Middle ear infections (otitis media) are a different matter entirely. Remember that these are primarily due to a blockage in the normal valve system of your middle ear, with resultant pressure, fluid and infectious results. (Please refer back to part I if this is confusing). These changes happen in a progression that can occur suddenly or can develop over time.

While the obvious answer would be to use a “cold medicine” early on in the process this does not seem to influence the course of events as outlined, when looked at in controlled studies. The other end of the spectrum for treating the occurrence of multiple recurrent middle ear infections is to alter the normal anatomy in such a way as to prevent buildup of pressure in that small space which can then lead to fluid accumulation and bacterial secondary infection. This is accomplished through the use of very small tubes that can be surgically inserted through the eardrum and will serve to equalize the pressure on both sides of the eardrum. The system will calm down and the incidence of new infections will drop tremendously.

But that is a surgical procedure under some type of anesthesia, and even with tubes in the proper place, there can still be fluid production which then drains out of the ear chronically. Also, the mere act of making a hole in the eardrum through which a tube can be put in place, can slightly damage and scar that eardrum. Depending on the type of tube implanted in the eardrum, it usually comes out by itself after six to twelve months and the eardrum heals. Occasionally, the ear drum fails to heal completely and there is a perforation that might need to be surgically repaired in the future.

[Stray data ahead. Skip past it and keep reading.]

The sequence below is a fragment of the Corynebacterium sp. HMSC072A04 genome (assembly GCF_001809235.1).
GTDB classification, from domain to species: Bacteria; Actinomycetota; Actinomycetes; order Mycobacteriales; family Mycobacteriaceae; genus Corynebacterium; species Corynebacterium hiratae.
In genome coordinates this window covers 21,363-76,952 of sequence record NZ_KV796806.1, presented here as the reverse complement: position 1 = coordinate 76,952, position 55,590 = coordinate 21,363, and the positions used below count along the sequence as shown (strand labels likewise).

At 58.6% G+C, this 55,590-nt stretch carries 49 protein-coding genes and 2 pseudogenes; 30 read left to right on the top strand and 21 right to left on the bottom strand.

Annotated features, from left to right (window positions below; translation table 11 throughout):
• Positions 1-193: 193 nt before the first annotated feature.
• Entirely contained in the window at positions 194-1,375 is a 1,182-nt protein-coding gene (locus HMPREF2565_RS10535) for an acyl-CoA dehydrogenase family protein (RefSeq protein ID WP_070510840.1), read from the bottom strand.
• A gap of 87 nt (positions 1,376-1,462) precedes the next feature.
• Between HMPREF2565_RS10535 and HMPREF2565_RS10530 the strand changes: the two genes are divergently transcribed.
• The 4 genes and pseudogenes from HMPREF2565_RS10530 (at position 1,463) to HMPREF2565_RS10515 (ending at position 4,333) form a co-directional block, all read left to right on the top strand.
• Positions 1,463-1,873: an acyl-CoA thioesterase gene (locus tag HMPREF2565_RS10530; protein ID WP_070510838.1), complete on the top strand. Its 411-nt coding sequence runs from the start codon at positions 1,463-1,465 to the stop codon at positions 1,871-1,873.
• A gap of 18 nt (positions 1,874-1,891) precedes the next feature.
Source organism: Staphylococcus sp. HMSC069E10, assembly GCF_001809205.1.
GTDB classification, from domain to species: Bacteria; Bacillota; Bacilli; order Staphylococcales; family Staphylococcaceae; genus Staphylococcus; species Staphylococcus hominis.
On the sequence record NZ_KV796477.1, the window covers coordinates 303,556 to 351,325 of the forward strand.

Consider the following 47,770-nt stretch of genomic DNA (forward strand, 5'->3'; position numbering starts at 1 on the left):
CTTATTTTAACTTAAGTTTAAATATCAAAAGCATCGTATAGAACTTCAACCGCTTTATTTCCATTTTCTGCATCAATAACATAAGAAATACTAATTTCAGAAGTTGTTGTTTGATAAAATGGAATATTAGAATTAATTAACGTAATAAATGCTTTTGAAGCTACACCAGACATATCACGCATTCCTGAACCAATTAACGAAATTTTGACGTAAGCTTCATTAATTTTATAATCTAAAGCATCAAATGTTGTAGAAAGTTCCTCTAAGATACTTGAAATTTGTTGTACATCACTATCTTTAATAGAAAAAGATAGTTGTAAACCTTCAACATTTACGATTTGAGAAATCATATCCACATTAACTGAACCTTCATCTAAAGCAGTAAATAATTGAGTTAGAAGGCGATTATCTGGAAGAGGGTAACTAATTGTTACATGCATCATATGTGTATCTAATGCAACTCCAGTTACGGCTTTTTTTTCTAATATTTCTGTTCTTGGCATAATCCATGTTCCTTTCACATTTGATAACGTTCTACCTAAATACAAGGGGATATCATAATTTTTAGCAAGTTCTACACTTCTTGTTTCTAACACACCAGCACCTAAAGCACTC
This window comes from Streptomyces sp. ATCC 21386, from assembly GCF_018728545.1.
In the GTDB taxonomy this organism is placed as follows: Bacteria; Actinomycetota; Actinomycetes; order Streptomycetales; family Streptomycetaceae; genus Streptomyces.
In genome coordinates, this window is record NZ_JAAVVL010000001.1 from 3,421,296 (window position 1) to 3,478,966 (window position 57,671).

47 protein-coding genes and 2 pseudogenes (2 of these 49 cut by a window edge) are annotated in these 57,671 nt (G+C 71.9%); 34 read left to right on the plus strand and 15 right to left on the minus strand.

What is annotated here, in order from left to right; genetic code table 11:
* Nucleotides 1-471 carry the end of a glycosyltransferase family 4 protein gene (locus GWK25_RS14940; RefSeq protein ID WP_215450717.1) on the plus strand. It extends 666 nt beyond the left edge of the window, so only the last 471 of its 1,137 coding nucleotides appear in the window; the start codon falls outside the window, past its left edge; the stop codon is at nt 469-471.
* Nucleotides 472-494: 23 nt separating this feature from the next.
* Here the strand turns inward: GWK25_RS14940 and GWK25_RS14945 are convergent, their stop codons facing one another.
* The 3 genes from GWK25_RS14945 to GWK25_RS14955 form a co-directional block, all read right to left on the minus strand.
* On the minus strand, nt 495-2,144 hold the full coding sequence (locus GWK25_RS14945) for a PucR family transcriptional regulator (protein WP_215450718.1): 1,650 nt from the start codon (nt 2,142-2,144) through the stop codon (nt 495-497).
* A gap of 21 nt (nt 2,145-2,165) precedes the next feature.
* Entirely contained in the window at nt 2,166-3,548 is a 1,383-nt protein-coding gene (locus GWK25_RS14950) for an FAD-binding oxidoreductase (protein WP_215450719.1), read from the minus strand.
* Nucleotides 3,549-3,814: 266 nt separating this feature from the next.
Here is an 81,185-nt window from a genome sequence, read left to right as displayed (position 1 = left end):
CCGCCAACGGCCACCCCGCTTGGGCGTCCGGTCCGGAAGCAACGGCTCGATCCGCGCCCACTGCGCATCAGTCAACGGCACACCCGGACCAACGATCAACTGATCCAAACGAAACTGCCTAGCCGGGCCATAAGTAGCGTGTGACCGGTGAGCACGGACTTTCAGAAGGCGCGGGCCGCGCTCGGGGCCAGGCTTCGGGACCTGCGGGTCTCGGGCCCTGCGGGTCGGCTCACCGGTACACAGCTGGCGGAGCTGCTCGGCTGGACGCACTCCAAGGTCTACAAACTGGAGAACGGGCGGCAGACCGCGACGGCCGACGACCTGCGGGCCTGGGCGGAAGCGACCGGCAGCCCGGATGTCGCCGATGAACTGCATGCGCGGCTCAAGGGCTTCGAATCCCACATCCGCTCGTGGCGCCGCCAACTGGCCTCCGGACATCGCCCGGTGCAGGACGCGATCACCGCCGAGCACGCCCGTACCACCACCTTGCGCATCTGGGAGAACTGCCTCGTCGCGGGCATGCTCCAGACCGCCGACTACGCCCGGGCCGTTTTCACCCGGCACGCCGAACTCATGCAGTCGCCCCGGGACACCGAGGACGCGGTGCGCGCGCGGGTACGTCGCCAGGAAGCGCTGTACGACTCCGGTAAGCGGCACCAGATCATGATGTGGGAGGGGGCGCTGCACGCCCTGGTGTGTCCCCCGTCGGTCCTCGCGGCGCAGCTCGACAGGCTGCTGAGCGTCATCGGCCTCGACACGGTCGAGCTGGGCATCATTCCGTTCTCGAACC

We treat middle ear infections for one of several reasons: to control the pain, to prevent any further extension of the infection into sensitive areas, and to preserve speech and hearing in your child.

Fortunately there are other approaches to the treatment of recurrent middle ear infections. Each significant ear infection should recognized and treated appropriately and the fluid buildup behind the eardrum monitored for resolution.

  • Fluid constantly in touch with the ear drum will dampen the usual vibrations and dull the hearing while it is there. Hearing testing can be run routinely to follow any changes in hearing.
  • All types of medications have been tried at one time or another: preventative doses of antibiotics have and still are being used for several weeks to months in an effort to prevent the bacterial infections, but the increasing number of bacteria becoming resistant to common antibiotics have caused physicians to re –think the use of long term medication.